Why Michael Lewis got it wrong.
May 2, 2014
“There is systematic corruption in the market. A rigging, a rigging in the market. And it’s the provision to high frequency traders of information that ordinary investors do not have [which is at the core of this form of corruption]”.
This is, in a nutshell, the central claim of Michael Lewis’ new book, Flash Boys. Built around the almost heroic journey of Royal Bank of Canada’s Brad Katsuyama to understand how the interconnected American stock market works, Lewis’ story is now a centerpiece of the debate on HFT. In the smallish world of finance and technology, it is definitively the talk of the town.
As much as it has been praised (particularly by detractors of high frequency trading), Lewis’ book has also become the subject of intense, acerbic and at times quite emotional critiques. There is, indeed, something both provocative and awkward in Lewis’ account. Perhaps it is its frankness. Perhaps it is the heroic narrative of moral entrepreneurship upon which his story is predicated. Perhaps such awkwardness simply derives from factual inconsistencies in Lewis’ account. Is Lewis right, I wonder? Is the stock market rigged, as he argues in Flash Boys and countless interviews thereafter?
Custom indicates that, in addressing these questions, I should be as terse as possible, that I should offer something close to a standard, balanced, boilerplate analysis stating something of the sort: “Lewis got some bits of the story right, others less so.” But let me be provocative and offer an answer that, like Spread Networks’ cable, is a bit more direct: Michael Lewis is wrong, and there are important reasons why his being wrong matters to the social studies of finance.
As far as I can tell, there are three elements of Lewis’ story that misrepresent HFT, markets, and more importantly the problems facing contemporary finance.
The first element is factual. The basic structural setup of Lewis’ book is of a story of ignorance, discovery and moral transformation. In the spring of 2006, Brad Katsuyama observed that the US market was “behaving oddly,” when “suddenly” RBC’s recently purchased electronic trading system didn’t work as he expected it to: “when he pushed a button to complete a trade, the offers would vanish,” writes Lewis. As Katsuyama sought to understand his impossibility to complete trades, he contacted others in the industry, including “big-time hedge funds” that were facing similar difficulties. As Lewis insists, no one knew what was going on. Neither Katsuyama, nor his developers, nor the heads of sophisticated hedge funds understood what had changed in the market. They were ignorant of the transformed structure of the system in which they operated. It was only after working with telecommunications expert Ron Ryan that Katsuyama realized that physical distance mattered once again in finance; he now understood why his orders weren’t being filled (and came to see, in the process, that the market was ‘rigged’ by exchanges in cahoots with high frequency traders).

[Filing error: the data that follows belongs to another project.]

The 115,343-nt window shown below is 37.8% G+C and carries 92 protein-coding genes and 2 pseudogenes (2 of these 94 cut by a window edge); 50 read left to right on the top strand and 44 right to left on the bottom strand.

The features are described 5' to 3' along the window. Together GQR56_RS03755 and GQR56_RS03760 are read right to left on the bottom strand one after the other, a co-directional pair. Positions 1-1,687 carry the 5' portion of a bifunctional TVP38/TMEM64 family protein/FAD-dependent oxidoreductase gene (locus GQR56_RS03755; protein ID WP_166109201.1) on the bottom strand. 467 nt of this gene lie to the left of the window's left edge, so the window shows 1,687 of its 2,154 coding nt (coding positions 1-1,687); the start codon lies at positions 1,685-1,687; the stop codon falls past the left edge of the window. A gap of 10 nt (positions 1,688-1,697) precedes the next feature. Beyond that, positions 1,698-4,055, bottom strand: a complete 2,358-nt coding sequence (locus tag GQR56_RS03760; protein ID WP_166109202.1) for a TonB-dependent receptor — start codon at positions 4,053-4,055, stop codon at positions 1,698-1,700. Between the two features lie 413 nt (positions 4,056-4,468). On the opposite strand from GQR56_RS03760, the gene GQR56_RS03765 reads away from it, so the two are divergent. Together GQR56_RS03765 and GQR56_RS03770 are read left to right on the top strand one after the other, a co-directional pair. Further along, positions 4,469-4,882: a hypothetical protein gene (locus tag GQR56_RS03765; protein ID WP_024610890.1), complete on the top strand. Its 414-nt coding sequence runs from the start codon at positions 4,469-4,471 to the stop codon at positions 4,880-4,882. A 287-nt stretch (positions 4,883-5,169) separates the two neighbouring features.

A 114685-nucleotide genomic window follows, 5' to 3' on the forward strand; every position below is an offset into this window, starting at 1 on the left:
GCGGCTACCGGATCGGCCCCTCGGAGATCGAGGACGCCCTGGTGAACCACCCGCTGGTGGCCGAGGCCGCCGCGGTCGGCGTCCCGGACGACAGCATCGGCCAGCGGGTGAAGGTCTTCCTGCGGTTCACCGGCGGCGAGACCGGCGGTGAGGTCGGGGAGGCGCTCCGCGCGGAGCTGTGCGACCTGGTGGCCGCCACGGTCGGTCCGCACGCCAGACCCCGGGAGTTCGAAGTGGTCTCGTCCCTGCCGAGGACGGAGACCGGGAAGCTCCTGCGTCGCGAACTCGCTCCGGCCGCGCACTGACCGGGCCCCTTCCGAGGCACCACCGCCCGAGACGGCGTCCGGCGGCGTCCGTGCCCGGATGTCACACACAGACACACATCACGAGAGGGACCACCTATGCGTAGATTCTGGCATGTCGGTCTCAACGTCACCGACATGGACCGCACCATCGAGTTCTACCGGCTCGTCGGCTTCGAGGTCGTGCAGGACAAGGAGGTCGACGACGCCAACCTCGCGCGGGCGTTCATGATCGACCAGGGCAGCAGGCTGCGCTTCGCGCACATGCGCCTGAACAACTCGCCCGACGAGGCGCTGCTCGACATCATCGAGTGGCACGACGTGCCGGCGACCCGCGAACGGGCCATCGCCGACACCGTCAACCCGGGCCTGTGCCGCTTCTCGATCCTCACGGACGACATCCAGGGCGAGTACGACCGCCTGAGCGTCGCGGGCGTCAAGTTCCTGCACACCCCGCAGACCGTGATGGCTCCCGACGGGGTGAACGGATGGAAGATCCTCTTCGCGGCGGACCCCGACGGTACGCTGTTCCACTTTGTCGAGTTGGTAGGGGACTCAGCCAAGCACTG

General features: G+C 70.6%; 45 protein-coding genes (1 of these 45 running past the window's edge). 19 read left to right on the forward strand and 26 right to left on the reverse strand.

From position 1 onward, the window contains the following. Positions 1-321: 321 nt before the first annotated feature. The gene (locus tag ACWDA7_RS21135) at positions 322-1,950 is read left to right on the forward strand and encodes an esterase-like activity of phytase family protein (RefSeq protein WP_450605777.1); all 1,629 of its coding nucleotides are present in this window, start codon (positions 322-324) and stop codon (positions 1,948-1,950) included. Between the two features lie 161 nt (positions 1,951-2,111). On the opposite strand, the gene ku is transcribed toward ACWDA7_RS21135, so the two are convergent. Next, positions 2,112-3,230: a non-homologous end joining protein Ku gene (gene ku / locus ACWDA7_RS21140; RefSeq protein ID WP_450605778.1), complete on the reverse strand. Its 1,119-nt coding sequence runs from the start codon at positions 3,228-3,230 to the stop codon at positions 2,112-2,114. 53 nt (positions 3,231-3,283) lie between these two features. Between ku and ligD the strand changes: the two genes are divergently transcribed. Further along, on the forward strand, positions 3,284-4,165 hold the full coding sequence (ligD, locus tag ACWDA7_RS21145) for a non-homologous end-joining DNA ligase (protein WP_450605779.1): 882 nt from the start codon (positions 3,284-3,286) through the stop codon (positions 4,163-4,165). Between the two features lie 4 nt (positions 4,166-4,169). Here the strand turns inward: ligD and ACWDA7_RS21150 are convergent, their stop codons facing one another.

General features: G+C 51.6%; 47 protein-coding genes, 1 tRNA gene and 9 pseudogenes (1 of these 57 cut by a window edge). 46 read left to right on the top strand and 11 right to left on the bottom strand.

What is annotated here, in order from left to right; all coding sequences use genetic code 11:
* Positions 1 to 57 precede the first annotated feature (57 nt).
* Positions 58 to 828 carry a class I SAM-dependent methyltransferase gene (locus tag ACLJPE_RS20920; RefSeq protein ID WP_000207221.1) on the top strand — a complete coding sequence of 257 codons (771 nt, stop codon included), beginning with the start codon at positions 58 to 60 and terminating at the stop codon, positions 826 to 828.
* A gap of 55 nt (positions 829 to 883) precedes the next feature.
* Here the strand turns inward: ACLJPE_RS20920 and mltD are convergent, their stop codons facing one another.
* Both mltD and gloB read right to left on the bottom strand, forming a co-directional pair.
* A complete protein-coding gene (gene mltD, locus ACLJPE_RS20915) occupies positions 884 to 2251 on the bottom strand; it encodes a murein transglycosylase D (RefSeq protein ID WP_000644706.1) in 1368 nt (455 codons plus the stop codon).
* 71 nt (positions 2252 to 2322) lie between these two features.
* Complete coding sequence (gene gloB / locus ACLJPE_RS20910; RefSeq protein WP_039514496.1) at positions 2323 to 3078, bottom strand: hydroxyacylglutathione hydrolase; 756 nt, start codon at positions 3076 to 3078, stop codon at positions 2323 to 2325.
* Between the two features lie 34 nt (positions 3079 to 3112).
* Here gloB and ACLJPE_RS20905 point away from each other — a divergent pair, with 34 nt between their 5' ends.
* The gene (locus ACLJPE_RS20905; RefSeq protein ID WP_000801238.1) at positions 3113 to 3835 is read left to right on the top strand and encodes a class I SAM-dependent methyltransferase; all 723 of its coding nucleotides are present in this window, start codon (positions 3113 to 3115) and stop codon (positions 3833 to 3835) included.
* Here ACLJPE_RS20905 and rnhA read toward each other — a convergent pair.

Note that, central to this narrative, is the claim that no one understood the microstructure of American financial markets in early 2007. This is what separates Lewis’ story from a story of negligence. Indeed, in a number of interviews, Katsuyama is presented as he who singlehandedly discovered the terrible secret of American finance. However, this claim of wholesale ignorance seems to contradict my experience and, quite probably, that of many others both within and outwith the industry.
I can think, in particular, of one of the early field experiences that informed my research on the history of the London Stock Exchange. In summer 2007, I was invited to attend a trade conference in London on the future of stock exchanges. At the time, I was a PhD student at the University of Edinburgh; the event mattered because it provided me with access to a key gatekeeper of the UK’s finance and technology community who would become a central informant of my doctoral project. Remember that, at the time, my head was in the past, in how markets changed in 1980s Britain—everything else was archived for the future. One aspect of the meeting, however, was especially salient and caught my attention immediately: more than half of the conference dealt with latency, network configurations, co-location, and competition in global finance. Indeed, a memorable handout provided to conference participants was a copy of a Financial Times article that earlier in the year had hailed the arrival of millisecond trading. For most in the room, the types of questions that Katsuyama was trying to answer were perfectly intelligible. There was, in this sense, no ignorance.